The best way to deal with a narcissist is to go no contact. Remove yourself from the situation with a narcissist and do not let them control you.

Narcissists want control over your finances, group of friends, free time, thoughts, and beliefs. So they do not give you any room to be yourself, because their goal is to completely take over you.

So you lose yourself and surrender to the narcissist. How you can prevent this is by protecting yourself from it. So do not reach out your hand to a narcissist.

2. Limit the interaction

Be very limited when dealing with a narcissist. Make yourself as boring as possible for the narcissist. Try not to give them emotional attention when they try to get this out of you. Do not fall for their manipulation techniques.

You make yourself more interesting to the narcissist when you give them what they demand of you. The less you give, the more likely they are to seek their narcissistic supply elsewhere.

Just know that following this method can make the narcissist more aggressive. Because you frustrate them by not giving them what they need. They will then verbally put you down to others and make nasty comments about you. Eventually they will discard you.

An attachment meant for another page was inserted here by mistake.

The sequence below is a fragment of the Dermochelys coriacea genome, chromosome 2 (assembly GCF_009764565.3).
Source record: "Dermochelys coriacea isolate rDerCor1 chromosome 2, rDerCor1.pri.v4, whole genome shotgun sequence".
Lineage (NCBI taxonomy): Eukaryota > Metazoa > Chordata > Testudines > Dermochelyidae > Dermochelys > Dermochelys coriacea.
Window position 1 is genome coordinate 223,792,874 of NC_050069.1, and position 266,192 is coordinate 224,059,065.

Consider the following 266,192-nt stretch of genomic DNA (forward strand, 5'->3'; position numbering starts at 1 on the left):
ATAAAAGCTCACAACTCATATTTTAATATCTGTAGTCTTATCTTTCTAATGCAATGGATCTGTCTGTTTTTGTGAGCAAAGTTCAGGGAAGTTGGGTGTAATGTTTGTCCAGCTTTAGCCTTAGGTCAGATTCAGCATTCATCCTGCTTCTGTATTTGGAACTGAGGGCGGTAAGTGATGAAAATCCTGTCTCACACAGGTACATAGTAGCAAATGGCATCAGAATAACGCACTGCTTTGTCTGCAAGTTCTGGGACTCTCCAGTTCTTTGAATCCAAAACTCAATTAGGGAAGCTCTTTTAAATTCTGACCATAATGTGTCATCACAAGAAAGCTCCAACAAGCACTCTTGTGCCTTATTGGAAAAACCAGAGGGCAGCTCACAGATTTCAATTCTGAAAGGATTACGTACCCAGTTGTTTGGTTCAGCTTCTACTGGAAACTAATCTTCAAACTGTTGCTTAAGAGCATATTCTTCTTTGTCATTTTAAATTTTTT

3. Give here and withhold there

If you really need to be with a narcissist for some reason, then you can use this technique. The idea is to keep luring the narcissist back and making him or her addicted to you.

For example, in such a situation you give the narcissist attention, admiration and control, but you take it back to make him or her chase it.

This means you let them eat a big cake, after which you do not give them another one for a while. You are holding back the narcissistic supply, so that they will crave it. Then you give them the same thing again and repeat this process.

This method can only be done successfully if you can provide a lot of narcissistic supply and then withhold it.

Again, this technique is only useful when you want to manipulate the narcissist to achieve a certain goal. To do this, you must give up on yourself (temporarily).

Abu Athari writes about basic principles within Islam. He uses his critical and well-researched way to spread knowledge of the first three Muslim generations.